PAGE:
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I lived in Seattle for a while where they have Restaurant Week twice a year. The list of participating restaurants includes over 100 Seattle establishments that all offer a 3-course meal at $28. Sounds great, doesn't it?

Well, not really. In my experience, the options on these Resto Week menus left something to be desired. The dishes never looked as attractive as regular menu-items did, and they were usually dull, under seasoned, and generally lackluster. Service was rushed, and the dining rooms were jam-packed. Servers were frequently in grumpy moods because they knew they would be pulling in about half their regular tips for twice the work. There were often problems with the food because the kitchen was being stretched beyond its usual means.

When I asked the chef of a well-known Seattle restaurant why she doesn't participate in Restaurant Week, she told me that it's because the event does nothing to promote the restaurant: she can't offer her best food because it would cost too much, and neither the kitchen, or the front of house staff, can do their best work because they are rushed. Diners who come on Restaurant Week nights will not have the same impression of her establishment as those who come on a regular night. She also suspects that most of the diners who will jump at the chance to eat at her restaurant for $28 will not be willing to return and spend two or three times that, even if they were satisfied with their experience.

Restaurant Week sounds like a wonderful idea, and it's a great success in many cities, but in terms of actually getting to experience the participating restaurants in their best light, I think it fails.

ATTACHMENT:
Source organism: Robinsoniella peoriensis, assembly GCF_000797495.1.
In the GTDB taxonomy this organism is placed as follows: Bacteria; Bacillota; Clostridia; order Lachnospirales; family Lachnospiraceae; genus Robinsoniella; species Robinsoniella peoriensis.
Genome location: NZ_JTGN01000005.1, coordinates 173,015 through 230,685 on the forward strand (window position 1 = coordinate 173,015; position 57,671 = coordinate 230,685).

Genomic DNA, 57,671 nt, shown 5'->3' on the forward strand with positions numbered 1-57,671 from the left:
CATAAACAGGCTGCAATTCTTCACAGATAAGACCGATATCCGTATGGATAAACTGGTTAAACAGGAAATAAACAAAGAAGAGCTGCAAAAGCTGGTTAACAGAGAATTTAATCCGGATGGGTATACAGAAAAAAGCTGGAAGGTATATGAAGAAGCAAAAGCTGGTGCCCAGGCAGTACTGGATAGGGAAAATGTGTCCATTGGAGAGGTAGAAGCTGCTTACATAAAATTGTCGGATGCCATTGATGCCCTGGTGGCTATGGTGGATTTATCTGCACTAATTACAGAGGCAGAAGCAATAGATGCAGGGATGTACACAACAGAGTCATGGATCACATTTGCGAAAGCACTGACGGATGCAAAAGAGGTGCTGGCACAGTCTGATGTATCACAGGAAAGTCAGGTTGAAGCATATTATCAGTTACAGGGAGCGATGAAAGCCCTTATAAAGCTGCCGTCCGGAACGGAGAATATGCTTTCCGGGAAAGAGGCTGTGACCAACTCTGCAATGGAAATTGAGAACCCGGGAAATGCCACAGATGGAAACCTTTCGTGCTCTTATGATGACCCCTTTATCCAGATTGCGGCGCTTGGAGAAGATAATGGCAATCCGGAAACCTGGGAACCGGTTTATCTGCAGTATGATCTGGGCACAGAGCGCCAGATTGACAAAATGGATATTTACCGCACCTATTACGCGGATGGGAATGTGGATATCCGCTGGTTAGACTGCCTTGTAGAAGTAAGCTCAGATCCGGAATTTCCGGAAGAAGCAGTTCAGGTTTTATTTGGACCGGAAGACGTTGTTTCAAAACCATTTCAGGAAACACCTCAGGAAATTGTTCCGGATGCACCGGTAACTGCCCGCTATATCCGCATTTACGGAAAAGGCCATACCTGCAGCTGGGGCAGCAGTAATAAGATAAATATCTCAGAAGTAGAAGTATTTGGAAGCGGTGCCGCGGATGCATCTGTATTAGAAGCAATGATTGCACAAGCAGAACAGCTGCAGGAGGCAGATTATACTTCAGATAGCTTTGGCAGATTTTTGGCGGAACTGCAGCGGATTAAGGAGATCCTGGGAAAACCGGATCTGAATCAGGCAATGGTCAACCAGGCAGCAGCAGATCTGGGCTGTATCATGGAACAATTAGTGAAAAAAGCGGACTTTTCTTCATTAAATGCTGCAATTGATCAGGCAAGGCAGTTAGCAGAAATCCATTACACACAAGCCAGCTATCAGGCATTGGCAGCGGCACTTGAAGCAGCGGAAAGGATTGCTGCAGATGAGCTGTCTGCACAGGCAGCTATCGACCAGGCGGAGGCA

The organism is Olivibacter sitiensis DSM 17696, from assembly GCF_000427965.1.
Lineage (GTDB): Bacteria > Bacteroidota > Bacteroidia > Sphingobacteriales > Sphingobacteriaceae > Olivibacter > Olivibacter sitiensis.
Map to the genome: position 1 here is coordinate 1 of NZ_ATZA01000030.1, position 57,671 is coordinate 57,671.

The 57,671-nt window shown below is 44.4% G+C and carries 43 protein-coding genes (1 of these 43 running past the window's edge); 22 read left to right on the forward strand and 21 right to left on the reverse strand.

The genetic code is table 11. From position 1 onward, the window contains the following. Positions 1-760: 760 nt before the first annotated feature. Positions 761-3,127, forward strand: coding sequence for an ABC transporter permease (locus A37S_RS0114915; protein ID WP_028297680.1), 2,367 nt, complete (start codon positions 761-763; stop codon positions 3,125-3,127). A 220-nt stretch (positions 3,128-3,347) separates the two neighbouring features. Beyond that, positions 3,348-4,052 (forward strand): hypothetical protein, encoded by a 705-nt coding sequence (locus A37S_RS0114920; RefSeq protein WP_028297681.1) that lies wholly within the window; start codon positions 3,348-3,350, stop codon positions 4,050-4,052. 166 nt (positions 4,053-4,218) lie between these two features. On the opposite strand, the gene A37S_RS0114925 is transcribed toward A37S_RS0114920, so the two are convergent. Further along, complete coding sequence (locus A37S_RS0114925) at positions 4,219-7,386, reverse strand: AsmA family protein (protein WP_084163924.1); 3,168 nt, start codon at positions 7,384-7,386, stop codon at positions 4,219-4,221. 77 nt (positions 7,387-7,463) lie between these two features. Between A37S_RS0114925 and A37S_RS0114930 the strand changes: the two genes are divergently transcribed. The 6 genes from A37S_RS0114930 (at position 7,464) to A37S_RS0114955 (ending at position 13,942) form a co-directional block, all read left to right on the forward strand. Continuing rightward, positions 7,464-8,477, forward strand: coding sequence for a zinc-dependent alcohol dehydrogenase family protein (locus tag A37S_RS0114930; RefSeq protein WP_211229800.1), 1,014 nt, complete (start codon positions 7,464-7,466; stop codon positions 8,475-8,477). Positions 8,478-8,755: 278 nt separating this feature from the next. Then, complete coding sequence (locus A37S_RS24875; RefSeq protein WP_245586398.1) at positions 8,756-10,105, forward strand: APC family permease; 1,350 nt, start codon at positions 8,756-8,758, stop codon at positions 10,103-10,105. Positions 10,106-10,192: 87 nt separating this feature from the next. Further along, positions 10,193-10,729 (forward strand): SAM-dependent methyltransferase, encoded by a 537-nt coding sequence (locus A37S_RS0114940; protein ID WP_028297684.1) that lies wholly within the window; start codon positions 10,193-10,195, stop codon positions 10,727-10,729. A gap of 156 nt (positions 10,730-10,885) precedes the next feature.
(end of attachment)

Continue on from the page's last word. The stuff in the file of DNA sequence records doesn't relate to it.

Andres / January 24, 2012 at 08:31 pm
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I had a pretty dull experience with Happening Gourmand at the Vieux Montréal Steakhouse. Similar to above, I felt that the meal offered was fairly lackluster. For a $50 bill, I felt that small bistros and wine bars offer a much richer experience for a lower price. What I ate here was no different from a lower priced meal at Vieux Duluth or Casa Grecque.
Russ Cooper / January 25, 2012 at 07:33 pm
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Yeah, what the heck, huh? In concept, it's fantastic. For those who eat (everybody), who doesn't like to go try one of those places you've been licking the window of for years?

I haven't had the chance to try similar events in other cities, but from what I've heard (including from you up there, JessAtBringYourAppetite) it seems the focus is off.
Amie / January 26, 2012 at 08:07 am
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Speaking of other cities, Toronto has a similar winter restaurant festival where I've had equally lacklustre experiences. BUT my favourite food writer there just published an article on where might not suck and why, and you can read it if you want some perspective from a guy whose been in the cheap winter meal biz for years: http://www.nowtoronto.com/food/story.cfm?content=184885